The book opens with a quote by Albert Einstein about being German, Swiss, a citizen of the world, and a Jew. The accompanying illustration has him imagining himself in each role as he works on scientific formulas. As a child, Albert Einstein was quiet and awkward. Being a Jew in Germany at the turn of the last century exacerbated his awkward personality and school problems. He had trouble making friends and problems with learning in the classroom. As Albert grew up, his uncle Jacob and tutor Max Talmud taught him to use his mind in ways he didn’t learn in school, leading him to become an expert in math and science. Einstein’s ideas helped change the way scientists thought of the world around us and helped change the course of history in the atomic age. Sullivan mentions Einstein’s tremendous accomplishments and scientific theories alongside his disappointment in having contributed to the making of the atomic bomb. He chose not to become the president of Israel in favor of spending the end of his life promoting peace. The information is well researched and presented. The illustrations are engaging caricatures of Einstein, his parents, Newton, and others. Each page is accompanied by one or more illustrations, making this historical book with heavy scientific concepts an inviting read.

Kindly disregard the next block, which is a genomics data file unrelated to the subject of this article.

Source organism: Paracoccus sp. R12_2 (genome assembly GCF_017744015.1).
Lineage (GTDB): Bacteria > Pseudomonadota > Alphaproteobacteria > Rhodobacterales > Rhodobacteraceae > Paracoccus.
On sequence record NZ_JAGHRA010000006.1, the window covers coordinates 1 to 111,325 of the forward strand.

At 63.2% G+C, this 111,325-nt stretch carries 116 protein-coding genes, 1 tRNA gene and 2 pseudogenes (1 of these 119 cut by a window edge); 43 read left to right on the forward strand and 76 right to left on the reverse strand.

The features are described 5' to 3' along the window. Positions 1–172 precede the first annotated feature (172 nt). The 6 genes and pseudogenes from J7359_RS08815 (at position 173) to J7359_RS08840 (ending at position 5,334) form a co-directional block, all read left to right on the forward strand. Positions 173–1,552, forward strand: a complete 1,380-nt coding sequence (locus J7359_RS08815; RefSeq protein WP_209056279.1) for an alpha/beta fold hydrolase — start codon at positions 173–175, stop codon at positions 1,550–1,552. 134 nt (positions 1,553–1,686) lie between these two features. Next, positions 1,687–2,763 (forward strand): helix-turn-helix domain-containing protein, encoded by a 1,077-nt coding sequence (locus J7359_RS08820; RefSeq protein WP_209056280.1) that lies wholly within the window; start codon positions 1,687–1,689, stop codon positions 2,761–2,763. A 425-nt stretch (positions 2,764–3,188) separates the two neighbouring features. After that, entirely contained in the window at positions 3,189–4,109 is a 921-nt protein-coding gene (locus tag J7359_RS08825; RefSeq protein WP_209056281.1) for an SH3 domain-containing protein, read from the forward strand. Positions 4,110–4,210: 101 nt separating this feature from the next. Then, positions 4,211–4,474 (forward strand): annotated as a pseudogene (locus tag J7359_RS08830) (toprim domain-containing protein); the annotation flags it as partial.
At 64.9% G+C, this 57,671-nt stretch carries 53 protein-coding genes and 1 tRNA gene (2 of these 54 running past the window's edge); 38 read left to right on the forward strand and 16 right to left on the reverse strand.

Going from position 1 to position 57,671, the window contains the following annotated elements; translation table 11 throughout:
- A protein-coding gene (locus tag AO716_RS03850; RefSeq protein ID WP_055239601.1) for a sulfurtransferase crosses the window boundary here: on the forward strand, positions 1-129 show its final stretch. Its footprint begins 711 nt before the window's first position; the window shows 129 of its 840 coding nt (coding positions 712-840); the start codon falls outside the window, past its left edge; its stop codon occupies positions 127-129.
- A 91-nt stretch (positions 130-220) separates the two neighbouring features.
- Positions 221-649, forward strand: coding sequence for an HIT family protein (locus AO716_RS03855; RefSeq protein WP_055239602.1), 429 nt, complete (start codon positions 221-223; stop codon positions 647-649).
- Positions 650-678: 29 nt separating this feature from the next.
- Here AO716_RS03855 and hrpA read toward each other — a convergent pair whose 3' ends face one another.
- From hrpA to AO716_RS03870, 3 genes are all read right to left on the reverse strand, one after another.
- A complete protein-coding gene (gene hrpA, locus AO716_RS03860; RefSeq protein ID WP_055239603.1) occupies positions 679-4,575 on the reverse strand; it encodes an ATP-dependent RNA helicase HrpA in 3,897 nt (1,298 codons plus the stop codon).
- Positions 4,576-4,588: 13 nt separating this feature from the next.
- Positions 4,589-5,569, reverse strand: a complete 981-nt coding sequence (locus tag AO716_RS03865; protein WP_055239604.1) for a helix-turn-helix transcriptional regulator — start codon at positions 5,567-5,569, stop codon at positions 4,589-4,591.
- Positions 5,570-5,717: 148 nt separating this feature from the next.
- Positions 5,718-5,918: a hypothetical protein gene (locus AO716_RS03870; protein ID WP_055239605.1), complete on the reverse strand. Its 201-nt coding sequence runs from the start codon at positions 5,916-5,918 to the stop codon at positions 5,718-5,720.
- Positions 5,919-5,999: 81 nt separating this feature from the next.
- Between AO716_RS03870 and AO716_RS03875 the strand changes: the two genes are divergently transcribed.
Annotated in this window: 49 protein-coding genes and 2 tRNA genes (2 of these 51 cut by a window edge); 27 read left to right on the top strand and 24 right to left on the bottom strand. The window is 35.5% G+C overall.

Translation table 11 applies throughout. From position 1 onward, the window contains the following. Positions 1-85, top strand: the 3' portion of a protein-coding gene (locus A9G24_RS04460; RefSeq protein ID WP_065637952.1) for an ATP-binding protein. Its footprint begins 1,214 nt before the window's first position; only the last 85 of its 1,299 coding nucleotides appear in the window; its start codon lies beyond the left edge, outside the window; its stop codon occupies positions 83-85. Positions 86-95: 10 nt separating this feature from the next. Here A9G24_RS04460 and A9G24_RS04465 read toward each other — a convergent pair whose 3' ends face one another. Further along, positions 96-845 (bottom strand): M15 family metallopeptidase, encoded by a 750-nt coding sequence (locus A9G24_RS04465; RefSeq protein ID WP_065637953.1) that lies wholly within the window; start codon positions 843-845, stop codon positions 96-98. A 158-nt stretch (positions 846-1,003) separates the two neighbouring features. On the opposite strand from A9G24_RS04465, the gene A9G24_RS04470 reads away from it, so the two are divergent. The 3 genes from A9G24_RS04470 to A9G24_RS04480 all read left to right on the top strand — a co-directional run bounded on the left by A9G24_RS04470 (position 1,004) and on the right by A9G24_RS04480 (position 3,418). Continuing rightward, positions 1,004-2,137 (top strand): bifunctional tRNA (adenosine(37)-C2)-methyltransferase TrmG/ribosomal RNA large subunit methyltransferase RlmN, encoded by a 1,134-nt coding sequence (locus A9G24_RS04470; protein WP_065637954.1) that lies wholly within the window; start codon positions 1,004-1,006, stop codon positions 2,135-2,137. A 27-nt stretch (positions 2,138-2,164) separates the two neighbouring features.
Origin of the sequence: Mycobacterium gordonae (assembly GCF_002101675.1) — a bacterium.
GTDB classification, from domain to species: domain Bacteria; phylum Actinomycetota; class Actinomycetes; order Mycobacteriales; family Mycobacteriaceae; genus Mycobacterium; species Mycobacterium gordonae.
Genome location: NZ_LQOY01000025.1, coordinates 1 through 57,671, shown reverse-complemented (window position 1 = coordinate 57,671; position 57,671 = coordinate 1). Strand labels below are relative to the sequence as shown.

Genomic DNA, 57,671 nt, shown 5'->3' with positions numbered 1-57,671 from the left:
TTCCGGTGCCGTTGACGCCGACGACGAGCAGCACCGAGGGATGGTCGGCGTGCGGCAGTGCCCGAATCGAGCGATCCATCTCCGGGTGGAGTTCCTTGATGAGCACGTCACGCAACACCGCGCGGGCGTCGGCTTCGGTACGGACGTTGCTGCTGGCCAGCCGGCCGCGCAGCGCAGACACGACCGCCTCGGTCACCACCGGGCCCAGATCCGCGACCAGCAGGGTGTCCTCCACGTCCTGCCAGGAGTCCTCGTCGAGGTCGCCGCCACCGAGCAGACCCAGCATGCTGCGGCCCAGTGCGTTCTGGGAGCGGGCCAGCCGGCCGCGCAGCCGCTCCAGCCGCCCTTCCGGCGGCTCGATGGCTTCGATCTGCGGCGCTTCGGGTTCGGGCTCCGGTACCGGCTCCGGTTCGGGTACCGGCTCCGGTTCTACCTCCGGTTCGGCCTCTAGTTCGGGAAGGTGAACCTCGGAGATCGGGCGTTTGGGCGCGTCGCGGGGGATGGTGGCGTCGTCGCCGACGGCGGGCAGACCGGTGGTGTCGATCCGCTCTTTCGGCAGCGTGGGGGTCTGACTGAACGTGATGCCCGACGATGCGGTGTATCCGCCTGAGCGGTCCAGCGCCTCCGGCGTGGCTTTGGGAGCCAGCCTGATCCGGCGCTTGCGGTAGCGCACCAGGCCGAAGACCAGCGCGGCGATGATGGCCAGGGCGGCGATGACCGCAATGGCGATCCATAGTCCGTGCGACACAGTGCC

Recommended for ages 9 – 15.